Preparing an action plan for your job interview is the best job interview prep in the world. It will help you speak more confidently about your ability to do the job, and demonstrate that you are someone who not only can do the job, but will do it and be very successful at it.
The best way to come up with an action plan is just like with any other goal: break it into smaller goals and figure out the steps to reach those.
An action plan can refer to any length of time you’d like–from 30 days to a year. Most people use an action plan for the first 90 days, or a 30-60-90-Day Plan.
When you break up your plan into 30-day increments, it becomes easier to figure out what you should be doing in each section.
The first 30 days normally focuses on learning the ropes: meeting co-workers, support teams, customers, clients; learning software and systems; and getting settled into the job.
The next 30 days (60-day section) usually finds you digging deeper, past the surface stuff. You’re learning more details and becoming familiar with the job and the company, and you’re getting feedback on how you’ve done so far.
The last 30 days (the 90-day section) usually has you branching out on your own: maybe you are bringing in new business, or starting a new project, or somehow putting your own stamp on the job. This is where you’re really going to begin addressing and solving the problems the employer has (that’s why they need you in this role).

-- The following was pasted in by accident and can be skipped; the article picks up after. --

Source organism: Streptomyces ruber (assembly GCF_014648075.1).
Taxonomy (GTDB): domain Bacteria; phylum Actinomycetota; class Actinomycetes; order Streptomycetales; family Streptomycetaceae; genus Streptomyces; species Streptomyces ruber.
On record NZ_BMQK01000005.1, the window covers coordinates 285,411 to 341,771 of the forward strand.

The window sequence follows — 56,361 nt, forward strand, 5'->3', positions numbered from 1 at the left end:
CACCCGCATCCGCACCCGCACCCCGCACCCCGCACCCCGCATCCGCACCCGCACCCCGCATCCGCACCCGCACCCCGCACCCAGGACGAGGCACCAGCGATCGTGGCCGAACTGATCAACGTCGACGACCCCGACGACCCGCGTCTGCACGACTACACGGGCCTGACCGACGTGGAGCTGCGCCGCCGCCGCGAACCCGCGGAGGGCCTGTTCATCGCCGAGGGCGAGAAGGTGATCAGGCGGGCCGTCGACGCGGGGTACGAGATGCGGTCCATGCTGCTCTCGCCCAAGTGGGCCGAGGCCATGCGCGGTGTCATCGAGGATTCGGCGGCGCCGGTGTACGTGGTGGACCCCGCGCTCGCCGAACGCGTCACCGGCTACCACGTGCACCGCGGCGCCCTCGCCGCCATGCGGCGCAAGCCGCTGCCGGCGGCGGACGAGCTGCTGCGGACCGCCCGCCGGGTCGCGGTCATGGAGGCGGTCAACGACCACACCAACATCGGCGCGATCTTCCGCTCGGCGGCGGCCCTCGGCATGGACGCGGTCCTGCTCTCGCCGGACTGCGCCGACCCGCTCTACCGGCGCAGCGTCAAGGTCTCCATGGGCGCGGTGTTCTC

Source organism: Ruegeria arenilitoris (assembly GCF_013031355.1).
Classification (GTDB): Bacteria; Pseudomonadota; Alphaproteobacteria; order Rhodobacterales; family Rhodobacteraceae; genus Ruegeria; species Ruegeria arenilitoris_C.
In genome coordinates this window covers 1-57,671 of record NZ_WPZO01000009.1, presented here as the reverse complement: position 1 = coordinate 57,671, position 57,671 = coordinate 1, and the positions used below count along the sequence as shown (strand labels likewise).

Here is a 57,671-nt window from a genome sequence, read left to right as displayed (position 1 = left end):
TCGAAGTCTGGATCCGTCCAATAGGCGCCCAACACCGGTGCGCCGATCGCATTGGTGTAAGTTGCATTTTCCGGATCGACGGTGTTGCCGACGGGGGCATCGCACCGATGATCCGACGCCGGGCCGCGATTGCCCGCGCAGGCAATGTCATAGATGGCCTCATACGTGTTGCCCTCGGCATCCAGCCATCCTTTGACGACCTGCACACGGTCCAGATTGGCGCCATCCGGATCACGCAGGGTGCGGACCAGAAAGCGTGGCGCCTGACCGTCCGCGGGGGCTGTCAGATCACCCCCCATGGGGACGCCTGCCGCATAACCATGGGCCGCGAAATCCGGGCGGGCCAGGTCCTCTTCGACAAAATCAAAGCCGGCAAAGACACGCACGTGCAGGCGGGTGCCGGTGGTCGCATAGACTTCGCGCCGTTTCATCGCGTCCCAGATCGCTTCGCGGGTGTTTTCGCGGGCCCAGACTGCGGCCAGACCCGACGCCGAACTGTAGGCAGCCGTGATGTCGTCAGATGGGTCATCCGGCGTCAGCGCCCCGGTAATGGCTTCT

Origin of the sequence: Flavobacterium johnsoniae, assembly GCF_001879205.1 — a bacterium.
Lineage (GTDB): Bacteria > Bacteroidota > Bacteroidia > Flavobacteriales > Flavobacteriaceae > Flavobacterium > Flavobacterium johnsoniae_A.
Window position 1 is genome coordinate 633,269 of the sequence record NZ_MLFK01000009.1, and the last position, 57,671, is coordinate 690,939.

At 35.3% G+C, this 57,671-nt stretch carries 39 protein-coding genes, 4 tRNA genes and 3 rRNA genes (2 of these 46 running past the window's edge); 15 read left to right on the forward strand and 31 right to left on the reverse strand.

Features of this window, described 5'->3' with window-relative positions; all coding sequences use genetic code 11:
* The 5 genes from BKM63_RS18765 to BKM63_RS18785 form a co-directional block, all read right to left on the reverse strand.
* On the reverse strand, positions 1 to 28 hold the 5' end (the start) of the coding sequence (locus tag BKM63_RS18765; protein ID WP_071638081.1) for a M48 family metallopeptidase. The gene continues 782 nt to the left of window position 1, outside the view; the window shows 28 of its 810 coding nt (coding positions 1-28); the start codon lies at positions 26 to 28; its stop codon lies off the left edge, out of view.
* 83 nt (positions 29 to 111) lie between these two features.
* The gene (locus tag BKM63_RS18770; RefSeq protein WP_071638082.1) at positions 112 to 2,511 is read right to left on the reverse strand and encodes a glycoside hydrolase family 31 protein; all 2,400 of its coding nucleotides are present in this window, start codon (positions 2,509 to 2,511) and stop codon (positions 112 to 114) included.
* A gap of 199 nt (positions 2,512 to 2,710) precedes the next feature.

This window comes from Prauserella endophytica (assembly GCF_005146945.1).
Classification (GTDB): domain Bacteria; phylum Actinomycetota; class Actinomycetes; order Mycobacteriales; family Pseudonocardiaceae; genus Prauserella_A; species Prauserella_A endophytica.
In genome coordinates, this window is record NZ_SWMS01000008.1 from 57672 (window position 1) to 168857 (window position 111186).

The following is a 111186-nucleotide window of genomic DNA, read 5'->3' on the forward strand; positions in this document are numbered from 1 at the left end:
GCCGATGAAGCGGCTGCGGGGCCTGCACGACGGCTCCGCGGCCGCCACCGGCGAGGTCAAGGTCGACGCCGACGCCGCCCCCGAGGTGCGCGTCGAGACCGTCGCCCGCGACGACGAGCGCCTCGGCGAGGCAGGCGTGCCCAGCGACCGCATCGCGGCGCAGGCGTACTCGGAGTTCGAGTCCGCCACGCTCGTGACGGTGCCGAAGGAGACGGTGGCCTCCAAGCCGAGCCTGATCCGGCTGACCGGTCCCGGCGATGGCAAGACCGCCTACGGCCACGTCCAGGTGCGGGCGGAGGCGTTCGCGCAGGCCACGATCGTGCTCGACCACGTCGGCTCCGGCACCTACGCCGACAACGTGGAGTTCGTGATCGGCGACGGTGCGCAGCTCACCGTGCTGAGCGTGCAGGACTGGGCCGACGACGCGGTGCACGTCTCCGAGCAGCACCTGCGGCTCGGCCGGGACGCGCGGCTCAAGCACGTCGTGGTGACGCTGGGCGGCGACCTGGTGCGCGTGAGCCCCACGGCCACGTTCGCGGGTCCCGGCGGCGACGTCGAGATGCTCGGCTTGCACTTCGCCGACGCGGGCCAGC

To do this well, you really need to think critically about this job and what it would take for you to be successful in it. You must research the company to find out details like the names of training programs, software, or primary customers/competitors. The more specific you can be with your action plan, the more impressive it will be to the hiring manager you’re interviewing with.
If you need more help in creating your own action plan, check out my 30-60-90-Day Action Plan Template with samples and coaching. Thousands of job seekers have used it in their interviews not only to get the job, but even getting job offers above what they interviewed for.
• Approach: Given the context, culture and risk profile, how you will time your pivot from converging to evolving.
In a world in which 40% of new leaders fail in their first 18 months, hiring organizations are realizing that it’s no longer good enough to hire the right leader. They have to help with executive onboarding. This is all about helping new leaders prepare in advance, manage their message and build their teams. It all starts with a plan.
Conversely, Barack Obama looked back on “failing to plan for the day after” the 2011 toppling of Libyan dictator Muammar Gaddafi as his “worst mistake.”
• 100-Day Building Blocks: Set the burning imperative, put in place milestone management, jump-start early wins, sort team roles, and drive ongoing two-way communication.